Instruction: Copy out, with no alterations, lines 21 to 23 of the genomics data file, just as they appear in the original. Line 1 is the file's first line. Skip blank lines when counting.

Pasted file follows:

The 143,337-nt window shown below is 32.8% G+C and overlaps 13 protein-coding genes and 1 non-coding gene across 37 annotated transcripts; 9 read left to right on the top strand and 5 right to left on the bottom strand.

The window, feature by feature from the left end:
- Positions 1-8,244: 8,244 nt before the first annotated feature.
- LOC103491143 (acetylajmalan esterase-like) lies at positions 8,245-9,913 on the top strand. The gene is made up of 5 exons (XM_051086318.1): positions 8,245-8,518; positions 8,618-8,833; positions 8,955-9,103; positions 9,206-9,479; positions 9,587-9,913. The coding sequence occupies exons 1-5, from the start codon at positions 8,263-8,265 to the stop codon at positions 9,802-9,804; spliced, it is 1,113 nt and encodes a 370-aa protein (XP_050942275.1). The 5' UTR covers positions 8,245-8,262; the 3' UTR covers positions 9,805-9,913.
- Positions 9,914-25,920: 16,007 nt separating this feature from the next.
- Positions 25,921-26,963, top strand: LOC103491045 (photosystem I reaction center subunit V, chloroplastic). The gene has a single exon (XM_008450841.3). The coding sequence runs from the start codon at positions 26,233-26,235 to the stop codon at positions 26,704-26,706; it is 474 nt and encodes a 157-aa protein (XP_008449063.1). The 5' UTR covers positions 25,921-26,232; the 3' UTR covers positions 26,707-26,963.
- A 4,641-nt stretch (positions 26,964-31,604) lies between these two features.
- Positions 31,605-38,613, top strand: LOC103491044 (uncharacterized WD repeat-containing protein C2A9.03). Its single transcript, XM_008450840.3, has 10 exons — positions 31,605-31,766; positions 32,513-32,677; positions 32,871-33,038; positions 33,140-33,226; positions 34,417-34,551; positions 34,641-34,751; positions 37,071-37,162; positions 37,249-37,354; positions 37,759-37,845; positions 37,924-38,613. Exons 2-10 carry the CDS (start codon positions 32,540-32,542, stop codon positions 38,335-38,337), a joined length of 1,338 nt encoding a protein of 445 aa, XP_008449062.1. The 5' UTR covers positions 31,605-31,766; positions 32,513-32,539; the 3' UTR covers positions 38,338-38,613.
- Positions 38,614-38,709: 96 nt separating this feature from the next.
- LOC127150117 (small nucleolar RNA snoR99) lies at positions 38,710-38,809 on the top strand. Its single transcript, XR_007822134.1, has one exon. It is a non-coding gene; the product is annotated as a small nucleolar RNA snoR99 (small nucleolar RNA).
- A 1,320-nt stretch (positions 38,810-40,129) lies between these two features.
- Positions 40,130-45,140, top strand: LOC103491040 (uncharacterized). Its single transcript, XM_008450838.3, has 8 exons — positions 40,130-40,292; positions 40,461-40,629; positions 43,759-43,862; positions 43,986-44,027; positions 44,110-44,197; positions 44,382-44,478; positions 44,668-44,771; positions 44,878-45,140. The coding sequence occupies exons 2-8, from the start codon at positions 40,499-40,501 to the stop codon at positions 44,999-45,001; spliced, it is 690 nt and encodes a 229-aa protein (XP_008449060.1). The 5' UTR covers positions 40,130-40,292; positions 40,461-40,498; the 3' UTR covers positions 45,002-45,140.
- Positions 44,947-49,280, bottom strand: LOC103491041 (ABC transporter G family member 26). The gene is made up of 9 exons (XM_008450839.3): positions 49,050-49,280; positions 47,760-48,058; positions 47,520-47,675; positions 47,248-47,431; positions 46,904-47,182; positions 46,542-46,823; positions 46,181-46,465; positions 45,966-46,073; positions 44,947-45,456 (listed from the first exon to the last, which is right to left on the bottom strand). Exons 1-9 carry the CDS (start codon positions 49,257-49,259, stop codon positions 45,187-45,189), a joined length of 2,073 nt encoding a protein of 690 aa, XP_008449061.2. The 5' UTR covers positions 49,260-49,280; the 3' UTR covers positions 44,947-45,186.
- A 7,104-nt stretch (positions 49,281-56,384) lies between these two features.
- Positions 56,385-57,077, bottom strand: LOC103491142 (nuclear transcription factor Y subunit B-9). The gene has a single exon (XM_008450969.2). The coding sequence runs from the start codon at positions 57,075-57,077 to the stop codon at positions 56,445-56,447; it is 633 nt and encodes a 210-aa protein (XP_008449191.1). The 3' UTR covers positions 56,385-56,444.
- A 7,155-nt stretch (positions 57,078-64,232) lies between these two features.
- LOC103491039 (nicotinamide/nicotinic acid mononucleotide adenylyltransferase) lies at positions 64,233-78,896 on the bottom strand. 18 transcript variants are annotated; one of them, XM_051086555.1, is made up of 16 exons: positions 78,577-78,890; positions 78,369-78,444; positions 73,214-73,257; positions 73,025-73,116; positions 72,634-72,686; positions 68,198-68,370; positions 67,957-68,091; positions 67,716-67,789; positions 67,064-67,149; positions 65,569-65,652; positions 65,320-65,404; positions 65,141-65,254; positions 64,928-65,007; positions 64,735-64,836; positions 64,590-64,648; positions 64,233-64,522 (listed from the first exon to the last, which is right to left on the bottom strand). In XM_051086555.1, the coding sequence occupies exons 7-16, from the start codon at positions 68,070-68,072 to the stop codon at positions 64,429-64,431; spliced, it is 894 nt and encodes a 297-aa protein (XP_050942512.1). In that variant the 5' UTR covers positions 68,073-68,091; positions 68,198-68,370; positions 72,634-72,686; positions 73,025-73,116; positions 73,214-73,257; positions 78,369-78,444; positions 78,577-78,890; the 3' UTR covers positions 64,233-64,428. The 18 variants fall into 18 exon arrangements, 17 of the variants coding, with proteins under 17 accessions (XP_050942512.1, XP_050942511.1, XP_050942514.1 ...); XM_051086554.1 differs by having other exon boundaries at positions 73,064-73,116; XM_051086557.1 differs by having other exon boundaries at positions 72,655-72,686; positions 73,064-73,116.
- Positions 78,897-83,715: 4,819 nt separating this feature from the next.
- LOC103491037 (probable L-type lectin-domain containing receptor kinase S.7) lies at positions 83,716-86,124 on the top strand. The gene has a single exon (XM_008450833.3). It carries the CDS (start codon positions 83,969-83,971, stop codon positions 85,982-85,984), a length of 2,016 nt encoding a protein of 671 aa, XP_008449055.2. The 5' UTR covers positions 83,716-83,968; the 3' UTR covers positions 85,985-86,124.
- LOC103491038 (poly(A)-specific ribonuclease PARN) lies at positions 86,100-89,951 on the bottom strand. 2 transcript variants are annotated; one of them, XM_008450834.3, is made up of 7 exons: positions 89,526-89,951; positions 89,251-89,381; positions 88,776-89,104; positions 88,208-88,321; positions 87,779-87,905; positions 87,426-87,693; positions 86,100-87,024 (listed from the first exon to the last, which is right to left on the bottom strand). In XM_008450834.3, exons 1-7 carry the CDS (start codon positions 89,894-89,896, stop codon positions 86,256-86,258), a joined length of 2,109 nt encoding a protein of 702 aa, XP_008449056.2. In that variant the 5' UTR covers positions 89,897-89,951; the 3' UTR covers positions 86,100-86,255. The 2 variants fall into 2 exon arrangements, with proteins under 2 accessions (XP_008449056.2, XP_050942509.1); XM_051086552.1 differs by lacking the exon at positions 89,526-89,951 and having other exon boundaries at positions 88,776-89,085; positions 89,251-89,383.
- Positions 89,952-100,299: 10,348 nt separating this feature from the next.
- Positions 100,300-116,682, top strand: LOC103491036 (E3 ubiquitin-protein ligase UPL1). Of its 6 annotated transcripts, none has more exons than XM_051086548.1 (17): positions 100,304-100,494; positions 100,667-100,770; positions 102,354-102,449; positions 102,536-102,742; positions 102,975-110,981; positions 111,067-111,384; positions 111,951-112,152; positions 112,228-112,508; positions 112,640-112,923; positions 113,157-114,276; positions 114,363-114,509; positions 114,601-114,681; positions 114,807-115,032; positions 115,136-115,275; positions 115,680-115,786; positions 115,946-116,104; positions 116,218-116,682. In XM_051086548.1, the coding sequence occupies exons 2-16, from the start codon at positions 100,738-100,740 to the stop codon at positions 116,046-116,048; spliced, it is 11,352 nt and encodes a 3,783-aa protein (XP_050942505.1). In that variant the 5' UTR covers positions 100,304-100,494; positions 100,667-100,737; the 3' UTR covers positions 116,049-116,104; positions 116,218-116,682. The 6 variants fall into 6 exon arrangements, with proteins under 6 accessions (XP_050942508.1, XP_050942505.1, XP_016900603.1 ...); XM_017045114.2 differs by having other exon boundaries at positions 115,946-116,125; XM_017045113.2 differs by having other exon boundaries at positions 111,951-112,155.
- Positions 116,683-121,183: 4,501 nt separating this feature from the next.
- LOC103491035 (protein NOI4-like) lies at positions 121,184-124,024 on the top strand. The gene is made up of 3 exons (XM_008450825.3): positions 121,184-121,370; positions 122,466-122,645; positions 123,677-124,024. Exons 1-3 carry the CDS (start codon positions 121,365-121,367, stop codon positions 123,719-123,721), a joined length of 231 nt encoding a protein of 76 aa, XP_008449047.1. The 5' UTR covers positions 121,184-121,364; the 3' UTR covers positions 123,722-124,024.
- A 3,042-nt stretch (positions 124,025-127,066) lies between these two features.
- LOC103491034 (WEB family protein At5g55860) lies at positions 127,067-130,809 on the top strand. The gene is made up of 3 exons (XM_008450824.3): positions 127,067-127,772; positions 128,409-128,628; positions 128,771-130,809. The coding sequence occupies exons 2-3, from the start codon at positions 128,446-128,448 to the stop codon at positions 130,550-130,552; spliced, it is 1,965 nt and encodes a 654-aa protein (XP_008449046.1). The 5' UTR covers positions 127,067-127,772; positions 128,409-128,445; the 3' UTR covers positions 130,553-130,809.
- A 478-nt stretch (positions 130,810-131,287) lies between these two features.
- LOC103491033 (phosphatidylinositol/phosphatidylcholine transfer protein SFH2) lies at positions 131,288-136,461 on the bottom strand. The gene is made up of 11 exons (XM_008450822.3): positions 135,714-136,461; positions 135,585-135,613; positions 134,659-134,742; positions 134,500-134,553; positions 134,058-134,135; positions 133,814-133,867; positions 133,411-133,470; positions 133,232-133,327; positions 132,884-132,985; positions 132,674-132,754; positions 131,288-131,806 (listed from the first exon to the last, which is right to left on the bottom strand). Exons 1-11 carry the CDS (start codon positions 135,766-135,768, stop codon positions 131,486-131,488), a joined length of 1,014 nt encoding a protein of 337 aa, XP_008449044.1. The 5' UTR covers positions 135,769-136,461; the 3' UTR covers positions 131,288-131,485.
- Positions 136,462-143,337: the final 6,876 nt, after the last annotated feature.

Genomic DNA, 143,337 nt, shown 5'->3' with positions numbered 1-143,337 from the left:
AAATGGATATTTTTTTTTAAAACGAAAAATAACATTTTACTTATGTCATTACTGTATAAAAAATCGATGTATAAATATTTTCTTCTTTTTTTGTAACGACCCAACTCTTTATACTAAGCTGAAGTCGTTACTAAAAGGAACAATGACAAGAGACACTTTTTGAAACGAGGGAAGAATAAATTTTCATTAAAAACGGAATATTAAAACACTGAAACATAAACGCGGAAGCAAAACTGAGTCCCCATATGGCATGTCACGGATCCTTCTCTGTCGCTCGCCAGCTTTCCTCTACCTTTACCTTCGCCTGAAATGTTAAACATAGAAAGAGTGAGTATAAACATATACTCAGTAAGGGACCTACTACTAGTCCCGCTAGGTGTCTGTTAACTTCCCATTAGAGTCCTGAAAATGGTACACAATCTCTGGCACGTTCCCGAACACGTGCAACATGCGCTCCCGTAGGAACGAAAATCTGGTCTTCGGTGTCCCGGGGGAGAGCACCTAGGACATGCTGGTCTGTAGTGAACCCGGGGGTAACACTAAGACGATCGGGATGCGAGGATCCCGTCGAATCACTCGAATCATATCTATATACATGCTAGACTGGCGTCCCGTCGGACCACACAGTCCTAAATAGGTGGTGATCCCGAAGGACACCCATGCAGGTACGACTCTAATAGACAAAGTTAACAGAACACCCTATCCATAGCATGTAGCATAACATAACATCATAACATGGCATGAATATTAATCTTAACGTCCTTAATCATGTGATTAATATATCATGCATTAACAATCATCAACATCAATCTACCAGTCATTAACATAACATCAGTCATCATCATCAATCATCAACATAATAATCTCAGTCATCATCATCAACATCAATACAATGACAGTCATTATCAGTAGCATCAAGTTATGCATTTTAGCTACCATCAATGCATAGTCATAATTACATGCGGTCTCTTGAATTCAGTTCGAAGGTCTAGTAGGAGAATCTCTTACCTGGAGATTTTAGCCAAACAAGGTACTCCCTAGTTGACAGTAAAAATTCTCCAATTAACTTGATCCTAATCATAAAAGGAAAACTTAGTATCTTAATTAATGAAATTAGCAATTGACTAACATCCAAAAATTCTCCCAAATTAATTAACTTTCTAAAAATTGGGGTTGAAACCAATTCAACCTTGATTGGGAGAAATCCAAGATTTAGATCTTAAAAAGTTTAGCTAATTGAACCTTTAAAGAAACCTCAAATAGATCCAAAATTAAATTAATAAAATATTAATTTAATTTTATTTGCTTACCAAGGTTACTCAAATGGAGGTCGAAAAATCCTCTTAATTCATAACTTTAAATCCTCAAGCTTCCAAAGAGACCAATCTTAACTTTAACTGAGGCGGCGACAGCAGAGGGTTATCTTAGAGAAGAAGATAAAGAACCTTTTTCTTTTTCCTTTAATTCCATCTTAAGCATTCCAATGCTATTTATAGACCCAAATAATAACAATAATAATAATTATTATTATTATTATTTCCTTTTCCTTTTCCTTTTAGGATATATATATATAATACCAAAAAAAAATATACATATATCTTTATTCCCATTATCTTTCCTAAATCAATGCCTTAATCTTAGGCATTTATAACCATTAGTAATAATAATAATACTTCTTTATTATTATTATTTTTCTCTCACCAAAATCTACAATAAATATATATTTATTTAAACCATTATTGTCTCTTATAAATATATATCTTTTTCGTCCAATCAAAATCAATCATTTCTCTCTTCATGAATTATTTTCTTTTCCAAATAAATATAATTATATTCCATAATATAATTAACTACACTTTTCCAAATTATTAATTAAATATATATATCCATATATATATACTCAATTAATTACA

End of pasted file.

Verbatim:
- Positions 89,952-100,299: 10,348 nt separating this feature from the next.
- Positions 100,300-116,682, top strand: LOC103491036 (E3 ubiquitin-protein ligase UPL1). Of its 6 annotated transcripts, none has more exons than XM_051086548.1 (17): positions 100,304-100,494; positions 100,667-100,770; positions 102,354-102,449; positions 102,536-102,742; positions 102,975-110,981; positions 111,067-111,384; positions 111,951-112,152; positions 112,228-112,508; positions 112,640-112,923; positions 113,157-114,276; positions 114,363-114,509; positions 114,601-114,681; positions 114,807-115,032; positions 115,136-115,275; positions 115,680-115,786; positions 115,946-116,104; positions 116,218-116,682. In XM_051086548.1, the coding sequence occupies exons 2-16, from the start codon at positions 100,738-100,740 to the stop codon at positions 116,046-116,048; spliced, it is 11,352 nt and encodes a 3,783-aa protein (XP_050942505.1). In that variant the 5' UTR covers positions 100,304-100,494; positions 100,667-100,737; the 3' UTR covers positions 116,049-116,104; positions 116,218-116,682. The 6 variants fall into 6 exon arrangements, with proteins under 6 accessions (XP_050942508.1, XP_050942505.1, XP_016900603.1 ...); XM_017045114.2 differs by having other exon boundaries at positions 115,946-116,125; XM_017045113.2 differs by having other exon boundaries at positions 111,951-112,155.
- Positions 116,683-121,183: 4,501 nt separating this feature from the next.